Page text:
New legal rules about employment contracts

Legal update 2020- new rules about employment contracts
From 6 April 2020 the list of mandatory information that must be provided in an employee’s employment contract will expand. How will this affect you?

In April 2020, new regulations were brought in about (what is officially known in HR as a written statement of particulars), but often referred to by most employers as an Employment Contract. 

Whatever you refer to them as in your business, the two new important questions are…

1) Do your workers have them? 

2) Do they contain the new necessary legal clauses??

The regulations made two key changes in terms of employer obligations;

  • The extension of the right to a written statement of employment particulars to all workers (not just employees) FROM DAY 1 of their employment.
  • Employers will now have to provide additional information as mandatory content for a written statement. 

What does this mean in practice?

Put simply, from 6 April 2020 the list of mandatory information that must be provided in an employee’s employment contract will expand. Receiving a copy is also now a day one right for all workers, not just employees.

Employers will have to provide the following information in the single “principal” document by the time the employee or worker starts employment;

  • the names of the employer and employee or worker
  • the employment start date
  • the date when continuous employment began
  • the pay scale or rate and the method of its calculation
  • the frequency at which salary or wages are paid
  • terms relating to hours of work including any provisions relating to normal hours, with a new requirement to include; days of the week when the worker is required to work and;
    if and how working hours or days may be varied and how the variation will be determined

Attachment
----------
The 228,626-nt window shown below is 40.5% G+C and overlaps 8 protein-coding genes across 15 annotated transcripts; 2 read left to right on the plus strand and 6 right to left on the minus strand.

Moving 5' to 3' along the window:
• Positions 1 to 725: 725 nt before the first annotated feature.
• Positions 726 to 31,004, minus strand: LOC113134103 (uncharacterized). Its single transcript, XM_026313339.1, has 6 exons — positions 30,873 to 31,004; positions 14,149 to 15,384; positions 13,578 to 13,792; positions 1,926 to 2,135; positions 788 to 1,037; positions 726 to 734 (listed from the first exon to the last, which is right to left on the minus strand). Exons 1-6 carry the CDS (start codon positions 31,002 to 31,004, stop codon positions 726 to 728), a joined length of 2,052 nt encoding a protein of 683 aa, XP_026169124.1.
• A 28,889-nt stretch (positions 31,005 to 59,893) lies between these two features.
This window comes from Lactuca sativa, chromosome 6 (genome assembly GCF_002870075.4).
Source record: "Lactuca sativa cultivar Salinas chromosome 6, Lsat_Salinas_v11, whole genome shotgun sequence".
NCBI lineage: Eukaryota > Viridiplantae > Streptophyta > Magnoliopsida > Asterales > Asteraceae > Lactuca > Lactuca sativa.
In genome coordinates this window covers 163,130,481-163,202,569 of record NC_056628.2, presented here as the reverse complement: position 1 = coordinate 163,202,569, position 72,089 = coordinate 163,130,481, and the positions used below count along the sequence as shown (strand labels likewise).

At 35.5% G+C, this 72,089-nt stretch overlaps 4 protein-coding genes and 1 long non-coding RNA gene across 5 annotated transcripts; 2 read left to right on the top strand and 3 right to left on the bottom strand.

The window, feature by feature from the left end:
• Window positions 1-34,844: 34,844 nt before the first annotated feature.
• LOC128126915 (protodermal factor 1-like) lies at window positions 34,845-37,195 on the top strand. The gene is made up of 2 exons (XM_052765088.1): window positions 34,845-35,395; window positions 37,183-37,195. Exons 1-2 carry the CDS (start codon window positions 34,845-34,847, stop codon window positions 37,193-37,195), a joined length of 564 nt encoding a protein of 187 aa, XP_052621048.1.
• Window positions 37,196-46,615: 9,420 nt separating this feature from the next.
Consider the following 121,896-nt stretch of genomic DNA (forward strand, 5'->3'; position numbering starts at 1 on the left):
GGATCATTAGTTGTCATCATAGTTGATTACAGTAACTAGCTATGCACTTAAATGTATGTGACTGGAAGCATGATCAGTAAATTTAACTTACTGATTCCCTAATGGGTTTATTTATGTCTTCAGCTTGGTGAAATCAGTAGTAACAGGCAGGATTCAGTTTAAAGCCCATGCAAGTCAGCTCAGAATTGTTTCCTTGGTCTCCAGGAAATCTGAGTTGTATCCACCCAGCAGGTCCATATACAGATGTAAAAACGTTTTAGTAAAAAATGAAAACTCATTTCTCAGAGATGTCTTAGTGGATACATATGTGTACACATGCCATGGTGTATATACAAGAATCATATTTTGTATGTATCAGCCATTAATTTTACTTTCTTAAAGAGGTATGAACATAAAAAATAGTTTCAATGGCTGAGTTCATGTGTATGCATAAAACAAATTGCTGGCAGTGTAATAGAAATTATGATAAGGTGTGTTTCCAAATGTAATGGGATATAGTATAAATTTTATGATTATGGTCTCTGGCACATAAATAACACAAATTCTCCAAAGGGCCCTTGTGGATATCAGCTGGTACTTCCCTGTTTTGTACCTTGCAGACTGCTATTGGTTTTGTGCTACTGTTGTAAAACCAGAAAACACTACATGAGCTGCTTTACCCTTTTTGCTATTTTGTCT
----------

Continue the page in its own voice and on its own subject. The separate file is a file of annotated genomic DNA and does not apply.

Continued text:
• terms relating to holiday and accrued holiday pay including any entitlement to bank holidays and accrued holiday pay on termination of employment
  • terms relating to sickness and injury and sick pay 
  • terms relating to any other paid leave 
  • terms relating to any other benefits provided 
  • length of notice to be given by each party 
  • job title or brief job description
  • expected length of temporary employment or date fixed-term contract ends 
  • any probationary period, including conditions and its duration
  • place of work, or if there is none this must be indicated and the address of the employer included
  • where the employee or worker is to work abroad for more than one month, the terms relating to working abroad, including the period of work outside the UK
  • training that the worker must complete, including training for which the employer will not bear the cost (a new requirement).

There are some other additional terms that, although now obligatory, can be provided by the employer in instalments. Lots of these terms relate to pension schemes, grievance and disciplinary procedures etc. and must be provided within two months of the employee or worker starting work, even if their employment ends before then.

Most information must be provided expressly to the employee but for some terms (for example disciplinary and grievance procedures), employers can refer employees to another reasonably accessible document, for example their employee handbook. If the employer fails to provide a written statement, or the statement is incorrect, the employee can apply to the employment tribunal for it to determine the terms and order the employer to provide them.

Practical tips to do now:

  1. Ensure that all workers, including casual workers, receive a written statement/ employment contract.
  2. Revise your existing written statement/ employment contract, to ensure new information requirements are listed in readiness for future recruitment drives
  3. Provide a written statement/employment contract from day-one of employment.
  4. Add new required information to written statements/employment contracts of existing workers.

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